Best Buy – Only a few weeks ago, the electronics retailer’s new CEO Hubert Joly outlined his plan to turnaround the company, including buying or licensing product brands in order to increase the chain’s selection of exclusive merchandise and accelerating a push into services. While the plan includes some good ideas and not-so-good ones, (check out my recap), at least there’s a plan — and now it’s time to see how well the company executes it.
Meanwhile the chain’s founder Richard Schulze is working with three private-equity firms, including Cerberus Capital Management LP, on a somewhat friendly takeover bid. And the repercussions of such a change would be pretty dramatic. But of course, I’m writing this without the benefit of seeing how the holiday season shapes up for Best Buy, so this “brand to watch” might end up being a nonstarter. Regardless, my curiosity is definitely piqued by this chain.
Amazon — “Amazon is the giant sucking sound in retail,” “Amazon is so aggressive on so many fronts,” and “Everybody in retail is terrified of Amazon,” are just some of the comments analysts and competitors have recently made about the online giant (more here). And with good reason, given the company’s move into same-day delivery, introduction of Freetime Unlimited which gives kids access to thousands of books, apps, movies, and TV shows for one low monthly subscription price, and rumored development of a Kindle smartphone.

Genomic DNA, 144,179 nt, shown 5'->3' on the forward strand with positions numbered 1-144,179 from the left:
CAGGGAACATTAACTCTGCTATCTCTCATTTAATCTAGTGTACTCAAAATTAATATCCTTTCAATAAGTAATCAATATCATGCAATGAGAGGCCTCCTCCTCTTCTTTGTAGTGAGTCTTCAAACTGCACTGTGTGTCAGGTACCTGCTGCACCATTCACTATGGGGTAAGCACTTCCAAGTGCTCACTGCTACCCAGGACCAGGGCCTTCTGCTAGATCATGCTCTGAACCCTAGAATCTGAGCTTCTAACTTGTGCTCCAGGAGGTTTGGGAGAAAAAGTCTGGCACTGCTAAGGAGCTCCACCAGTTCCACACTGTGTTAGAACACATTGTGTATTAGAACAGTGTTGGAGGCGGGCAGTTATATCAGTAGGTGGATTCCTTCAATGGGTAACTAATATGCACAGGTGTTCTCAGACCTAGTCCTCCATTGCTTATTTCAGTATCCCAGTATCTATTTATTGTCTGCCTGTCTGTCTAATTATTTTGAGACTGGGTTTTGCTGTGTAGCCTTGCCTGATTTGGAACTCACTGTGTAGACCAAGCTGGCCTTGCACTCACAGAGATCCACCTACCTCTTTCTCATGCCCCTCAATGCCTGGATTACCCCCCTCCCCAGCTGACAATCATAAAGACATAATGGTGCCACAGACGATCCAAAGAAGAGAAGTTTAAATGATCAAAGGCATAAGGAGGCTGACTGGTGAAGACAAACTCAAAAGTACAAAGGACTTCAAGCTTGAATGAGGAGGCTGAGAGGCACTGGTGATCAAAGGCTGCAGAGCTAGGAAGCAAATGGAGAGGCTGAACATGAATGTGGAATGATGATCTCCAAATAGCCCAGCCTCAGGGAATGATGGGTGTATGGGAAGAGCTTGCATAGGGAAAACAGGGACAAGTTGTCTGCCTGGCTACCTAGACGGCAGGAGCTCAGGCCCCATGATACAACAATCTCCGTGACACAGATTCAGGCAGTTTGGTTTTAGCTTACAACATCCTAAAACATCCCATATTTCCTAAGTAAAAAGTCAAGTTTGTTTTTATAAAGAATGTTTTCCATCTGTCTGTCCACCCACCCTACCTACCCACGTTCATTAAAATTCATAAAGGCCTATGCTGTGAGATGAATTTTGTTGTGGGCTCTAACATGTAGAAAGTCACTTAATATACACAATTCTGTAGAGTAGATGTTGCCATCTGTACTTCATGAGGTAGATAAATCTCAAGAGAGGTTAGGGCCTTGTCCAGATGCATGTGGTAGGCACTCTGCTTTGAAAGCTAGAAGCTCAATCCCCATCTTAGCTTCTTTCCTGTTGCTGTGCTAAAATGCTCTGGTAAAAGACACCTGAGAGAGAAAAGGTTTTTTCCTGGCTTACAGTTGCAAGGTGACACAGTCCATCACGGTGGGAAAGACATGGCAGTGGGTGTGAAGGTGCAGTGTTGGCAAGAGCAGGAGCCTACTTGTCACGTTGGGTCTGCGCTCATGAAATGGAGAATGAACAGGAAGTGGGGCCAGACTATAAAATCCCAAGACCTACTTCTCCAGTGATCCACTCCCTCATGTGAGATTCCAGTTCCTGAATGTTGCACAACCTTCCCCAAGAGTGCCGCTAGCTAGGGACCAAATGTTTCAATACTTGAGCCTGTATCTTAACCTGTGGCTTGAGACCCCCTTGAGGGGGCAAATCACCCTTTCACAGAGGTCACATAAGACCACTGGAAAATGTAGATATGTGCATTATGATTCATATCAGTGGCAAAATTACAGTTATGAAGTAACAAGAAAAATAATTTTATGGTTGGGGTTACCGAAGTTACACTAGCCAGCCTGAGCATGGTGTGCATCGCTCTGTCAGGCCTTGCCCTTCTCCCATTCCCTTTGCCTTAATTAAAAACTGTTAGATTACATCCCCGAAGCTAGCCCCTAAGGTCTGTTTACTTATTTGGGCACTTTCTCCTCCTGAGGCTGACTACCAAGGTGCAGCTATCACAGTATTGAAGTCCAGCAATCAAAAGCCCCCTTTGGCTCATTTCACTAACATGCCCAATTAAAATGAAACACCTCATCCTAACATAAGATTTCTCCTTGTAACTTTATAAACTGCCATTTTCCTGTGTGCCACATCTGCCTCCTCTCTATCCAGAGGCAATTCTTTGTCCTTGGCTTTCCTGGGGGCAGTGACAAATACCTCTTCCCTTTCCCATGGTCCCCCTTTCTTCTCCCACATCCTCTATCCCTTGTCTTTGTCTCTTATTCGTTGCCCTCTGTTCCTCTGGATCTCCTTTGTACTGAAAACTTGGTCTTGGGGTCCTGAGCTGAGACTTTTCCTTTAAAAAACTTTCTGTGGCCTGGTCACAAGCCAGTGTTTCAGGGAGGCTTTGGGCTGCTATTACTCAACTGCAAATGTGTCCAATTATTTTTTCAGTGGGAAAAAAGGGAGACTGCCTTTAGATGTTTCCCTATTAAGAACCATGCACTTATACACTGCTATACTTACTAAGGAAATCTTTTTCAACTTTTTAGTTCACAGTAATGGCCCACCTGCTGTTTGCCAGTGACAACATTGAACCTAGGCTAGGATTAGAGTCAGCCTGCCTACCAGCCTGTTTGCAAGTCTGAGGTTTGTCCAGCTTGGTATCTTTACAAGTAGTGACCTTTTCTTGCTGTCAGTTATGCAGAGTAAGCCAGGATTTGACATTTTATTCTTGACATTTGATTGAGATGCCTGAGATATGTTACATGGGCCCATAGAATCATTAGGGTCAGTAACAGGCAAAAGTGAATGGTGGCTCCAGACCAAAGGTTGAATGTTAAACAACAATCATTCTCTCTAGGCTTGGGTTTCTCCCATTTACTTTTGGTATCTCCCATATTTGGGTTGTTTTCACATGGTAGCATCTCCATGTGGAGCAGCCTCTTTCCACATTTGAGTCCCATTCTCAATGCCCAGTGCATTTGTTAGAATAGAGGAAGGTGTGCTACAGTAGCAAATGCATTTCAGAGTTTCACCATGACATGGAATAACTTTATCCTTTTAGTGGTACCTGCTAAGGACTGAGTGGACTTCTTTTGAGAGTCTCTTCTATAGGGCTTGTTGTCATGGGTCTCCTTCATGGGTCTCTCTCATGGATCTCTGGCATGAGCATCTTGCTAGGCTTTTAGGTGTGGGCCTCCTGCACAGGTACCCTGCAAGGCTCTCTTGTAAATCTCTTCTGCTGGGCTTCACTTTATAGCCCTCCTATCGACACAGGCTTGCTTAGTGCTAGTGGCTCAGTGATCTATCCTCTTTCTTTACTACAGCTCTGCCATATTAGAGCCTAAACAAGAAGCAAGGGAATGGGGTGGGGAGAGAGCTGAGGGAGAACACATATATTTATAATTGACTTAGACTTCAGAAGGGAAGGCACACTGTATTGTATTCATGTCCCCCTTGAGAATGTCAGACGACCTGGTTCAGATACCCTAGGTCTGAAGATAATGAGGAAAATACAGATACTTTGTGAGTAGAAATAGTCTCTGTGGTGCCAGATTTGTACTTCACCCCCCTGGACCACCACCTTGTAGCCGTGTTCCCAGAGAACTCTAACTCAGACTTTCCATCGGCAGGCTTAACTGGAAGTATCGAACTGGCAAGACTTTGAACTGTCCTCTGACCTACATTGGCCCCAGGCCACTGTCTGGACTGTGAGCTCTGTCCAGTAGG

CEO Jeff Bezos himself has uttered a few noteworthy gems of late, including “People don’t want gadgets, they want services.“ The reason for this proclamation is simple. As CBS’s Dan Farber astutely noted in a recent CNET piece, “The services, and apps, make gadgets useful, so don’t become blinded by the glare of shiny objects from Apple, Samsung, Google and others, [Bezos] seems to be saying.” So it’s looking like Amazon is gearing up for a fight in 2013 and will face formidable opposition from electronics makers, Internet service providers, e-tailers, and more. This will be fun – and instructive — to watch!